I’ve officially gotten around to posting about some of our homeschooling adventures. One of the questions that I hear most is, “How are you able to homeschool when you are out of your house SO MUCH?!” Well folks, it’s easy, and it’s not. Basically, in order to homeschool outside of the home, you have to have a very open mind, and a little bit of a penchant for presenting all things in an educational way – you know, without being overbearing. Good thing that I have children who LOVE to do lots of things that are educational, otherwise, I’d be up a creek.
What I’m about to say is not rocket science, and I am by no means an expert on the subject, I just know what works for me and my children. We ALL get crabby if we have to stay indoors too long, and I have to face the fact that I am not really all that great at lesson planning and printing out materials. My ladybug has a mind that works a lot like mine. She would rather DO than SIT. I love it. So we go out, and we learn random things, and then we talk about them later.
The photo above is one of our many trips out to one of the many museums that Chicago is known for. The Chicago Children’s Museum. The ladybug, Sir Twizzler, and Lil’ Miss Twizzler could stay there all day, and I would definitely let them because there are so many hands on activities that promote gross motor skills and cognitive development.
So, I have a handy list for you to follow. I promise it’s not that hard.
- 1. Get a library card. If your city is anything like mine, there are free passes available to zoos and museums to all library card holders. Take advantage of it.
- Team up with other homeschooling parents for a field trip of sorts. You’d be surprised at what other parents AND students can bring to a day out and about.
- Purchase memberships to one or two zoos or museums if you know that you’re going to visit often. Brookfield Zoo and a ton of museums are on my short list.
- Don’t be TOO rigid. The joy of homeschooling is that it allows your children (especially younger ones) to learn at a pace comfortable to them.
- Take advantage of the employees at the museums and zoos. If you don’t know something, I guarantee they do, or they’ll be able to find an answer faster than you can google. Plus, it’s a lot more interesting to hear someone talk about something that they are passionate about instead of reading it off of a website.
- Be open to a lesson going another way. We’ve gone to the zoo before and I thought that we were going to talk about hibernation of the bears and instead we talked about their eating habits. Yes, with a four year old. Which then turned into how people eat the same types of fish that bears like. See where I’m going?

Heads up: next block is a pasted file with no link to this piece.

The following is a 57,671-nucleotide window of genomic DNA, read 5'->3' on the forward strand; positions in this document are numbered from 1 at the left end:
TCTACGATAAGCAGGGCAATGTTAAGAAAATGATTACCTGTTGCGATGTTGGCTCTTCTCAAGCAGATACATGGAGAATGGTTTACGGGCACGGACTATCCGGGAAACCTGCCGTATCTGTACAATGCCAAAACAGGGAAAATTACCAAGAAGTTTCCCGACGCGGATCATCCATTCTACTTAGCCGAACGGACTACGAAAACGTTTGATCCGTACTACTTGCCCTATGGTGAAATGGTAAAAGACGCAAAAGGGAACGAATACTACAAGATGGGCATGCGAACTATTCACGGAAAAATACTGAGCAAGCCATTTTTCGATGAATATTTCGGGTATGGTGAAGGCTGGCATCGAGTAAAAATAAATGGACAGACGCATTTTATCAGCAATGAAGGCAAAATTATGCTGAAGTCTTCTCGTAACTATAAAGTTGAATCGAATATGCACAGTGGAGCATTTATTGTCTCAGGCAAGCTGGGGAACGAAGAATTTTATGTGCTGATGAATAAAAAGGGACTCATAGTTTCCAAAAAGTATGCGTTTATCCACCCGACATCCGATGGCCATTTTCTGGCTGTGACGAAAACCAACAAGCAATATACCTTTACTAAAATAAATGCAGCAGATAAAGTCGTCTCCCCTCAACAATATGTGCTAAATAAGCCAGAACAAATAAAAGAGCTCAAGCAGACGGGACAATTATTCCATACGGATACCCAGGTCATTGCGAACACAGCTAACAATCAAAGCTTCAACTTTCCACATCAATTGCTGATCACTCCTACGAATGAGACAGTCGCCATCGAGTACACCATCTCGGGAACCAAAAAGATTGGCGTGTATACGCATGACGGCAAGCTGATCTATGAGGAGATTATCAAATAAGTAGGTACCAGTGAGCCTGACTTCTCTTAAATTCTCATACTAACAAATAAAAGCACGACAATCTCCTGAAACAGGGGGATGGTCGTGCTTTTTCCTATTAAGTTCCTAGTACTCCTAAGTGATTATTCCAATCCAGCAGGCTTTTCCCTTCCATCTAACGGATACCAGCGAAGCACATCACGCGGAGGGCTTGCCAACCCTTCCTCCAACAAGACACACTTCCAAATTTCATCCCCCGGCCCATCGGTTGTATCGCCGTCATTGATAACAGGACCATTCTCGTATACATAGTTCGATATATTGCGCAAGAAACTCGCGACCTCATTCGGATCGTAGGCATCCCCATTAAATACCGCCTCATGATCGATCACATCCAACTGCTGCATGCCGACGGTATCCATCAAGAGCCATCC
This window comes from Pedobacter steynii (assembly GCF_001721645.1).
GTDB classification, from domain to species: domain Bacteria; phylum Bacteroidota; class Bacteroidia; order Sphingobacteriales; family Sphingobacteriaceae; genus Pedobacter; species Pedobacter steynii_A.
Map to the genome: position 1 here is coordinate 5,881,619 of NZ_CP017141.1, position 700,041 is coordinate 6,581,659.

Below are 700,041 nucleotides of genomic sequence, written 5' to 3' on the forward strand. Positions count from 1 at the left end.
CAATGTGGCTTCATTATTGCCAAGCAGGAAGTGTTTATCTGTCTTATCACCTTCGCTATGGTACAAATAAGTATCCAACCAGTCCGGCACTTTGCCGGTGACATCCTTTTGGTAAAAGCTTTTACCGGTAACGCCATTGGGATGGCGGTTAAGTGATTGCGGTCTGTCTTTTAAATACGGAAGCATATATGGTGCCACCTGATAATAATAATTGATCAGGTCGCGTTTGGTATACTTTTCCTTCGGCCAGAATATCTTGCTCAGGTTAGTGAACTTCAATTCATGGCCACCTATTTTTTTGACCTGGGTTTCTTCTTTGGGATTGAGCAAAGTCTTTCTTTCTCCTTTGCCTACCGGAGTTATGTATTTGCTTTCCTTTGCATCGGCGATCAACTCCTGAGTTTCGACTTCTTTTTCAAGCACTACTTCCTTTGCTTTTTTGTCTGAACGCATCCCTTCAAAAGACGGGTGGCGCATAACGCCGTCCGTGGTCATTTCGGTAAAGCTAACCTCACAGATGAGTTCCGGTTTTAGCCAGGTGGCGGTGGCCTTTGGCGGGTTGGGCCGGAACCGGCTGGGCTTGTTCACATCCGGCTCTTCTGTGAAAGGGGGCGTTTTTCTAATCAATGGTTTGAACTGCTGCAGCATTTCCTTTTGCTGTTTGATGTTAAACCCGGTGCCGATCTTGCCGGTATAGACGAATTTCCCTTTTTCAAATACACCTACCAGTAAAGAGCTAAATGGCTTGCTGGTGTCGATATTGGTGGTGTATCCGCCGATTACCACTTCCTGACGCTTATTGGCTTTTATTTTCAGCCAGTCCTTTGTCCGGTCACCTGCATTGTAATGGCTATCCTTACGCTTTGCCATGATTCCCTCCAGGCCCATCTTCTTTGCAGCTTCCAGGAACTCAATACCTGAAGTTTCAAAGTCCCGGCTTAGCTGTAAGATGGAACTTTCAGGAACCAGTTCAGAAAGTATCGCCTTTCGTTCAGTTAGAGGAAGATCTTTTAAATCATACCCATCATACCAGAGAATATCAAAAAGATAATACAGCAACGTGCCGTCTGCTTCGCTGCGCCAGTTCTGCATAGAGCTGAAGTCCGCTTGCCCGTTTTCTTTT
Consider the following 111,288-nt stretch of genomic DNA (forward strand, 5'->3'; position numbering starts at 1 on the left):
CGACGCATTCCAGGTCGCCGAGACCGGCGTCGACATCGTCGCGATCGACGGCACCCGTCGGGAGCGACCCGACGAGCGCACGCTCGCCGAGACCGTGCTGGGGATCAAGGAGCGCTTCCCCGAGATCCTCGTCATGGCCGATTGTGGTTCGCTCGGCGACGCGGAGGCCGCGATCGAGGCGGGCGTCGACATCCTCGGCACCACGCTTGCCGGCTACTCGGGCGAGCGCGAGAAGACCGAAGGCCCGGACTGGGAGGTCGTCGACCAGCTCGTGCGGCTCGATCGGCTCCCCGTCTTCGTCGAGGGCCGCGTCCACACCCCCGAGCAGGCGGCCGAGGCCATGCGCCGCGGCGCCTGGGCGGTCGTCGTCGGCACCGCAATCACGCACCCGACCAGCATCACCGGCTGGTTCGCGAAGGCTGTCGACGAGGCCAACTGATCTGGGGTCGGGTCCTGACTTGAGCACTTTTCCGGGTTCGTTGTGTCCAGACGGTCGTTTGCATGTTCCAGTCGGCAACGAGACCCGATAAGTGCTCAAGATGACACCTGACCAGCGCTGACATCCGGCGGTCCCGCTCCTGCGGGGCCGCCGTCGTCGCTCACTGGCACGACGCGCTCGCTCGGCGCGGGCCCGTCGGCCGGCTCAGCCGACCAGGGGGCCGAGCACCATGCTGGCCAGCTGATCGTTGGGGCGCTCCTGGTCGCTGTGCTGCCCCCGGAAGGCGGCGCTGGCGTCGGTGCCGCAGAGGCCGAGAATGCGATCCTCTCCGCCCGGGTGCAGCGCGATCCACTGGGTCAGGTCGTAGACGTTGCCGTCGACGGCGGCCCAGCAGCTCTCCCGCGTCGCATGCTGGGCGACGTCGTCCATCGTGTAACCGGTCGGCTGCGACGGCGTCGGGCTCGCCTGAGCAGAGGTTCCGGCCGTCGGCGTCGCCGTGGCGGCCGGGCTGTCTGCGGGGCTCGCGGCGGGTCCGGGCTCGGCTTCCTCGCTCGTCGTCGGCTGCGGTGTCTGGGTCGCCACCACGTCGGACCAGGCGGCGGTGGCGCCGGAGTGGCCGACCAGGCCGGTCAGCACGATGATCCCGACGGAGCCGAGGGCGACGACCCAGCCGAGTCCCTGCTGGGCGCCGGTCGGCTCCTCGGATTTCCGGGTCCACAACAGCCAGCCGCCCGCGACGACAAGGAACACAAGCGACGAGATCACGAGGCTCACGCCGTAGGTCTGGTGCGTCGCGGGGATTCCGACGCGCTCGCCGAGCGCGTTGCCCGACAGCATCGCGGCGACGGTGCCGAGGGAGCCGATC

- Be prepared to get messy. You see that picture up top? What you don’t see is the fact that the very cold water completely drenched Sir Twizzler by the time he was finished playing in it. Since we didn’t have a change of clothes, we were relegated to walking around Navy Pier with my child in a shirt and no pants – and drying the pants with a hand dryer in the meantime. I could have gotten frustrated, but I didn’t, and I’m happy that I didn’t because they had fun.
- When the kids get tired, GO HOME! There is nothing more frustrating than being out and attempting to teach a lesson to cranky over-tired children.
- Have fun. There’s no sense in going out of the house to be a hard taskmaster. If you’re not going to enjoy yourself, OR you’re going to make your child learn something, then you’ve already ruined the lesson.
- Remember to talk about all of the activities that you did. Maximize that learning potential by talking about it, and then weaving some at home activities in with it for the rest of the week.
So that’s it! My humble offering to the homeschooling community on how to not become crabby monsters who feel that learning should ONLY happen inside the four walls of your home. If you’re not taking field trips, I feel like you’re doing a great injustice to yourself and your children. I’ll expound on our trip to the Chicago Children’s Museum, and our mini lesson in composting later this month.
Until then – share YOUR favorite outside the home activity to do for homeschooling, in the comments below!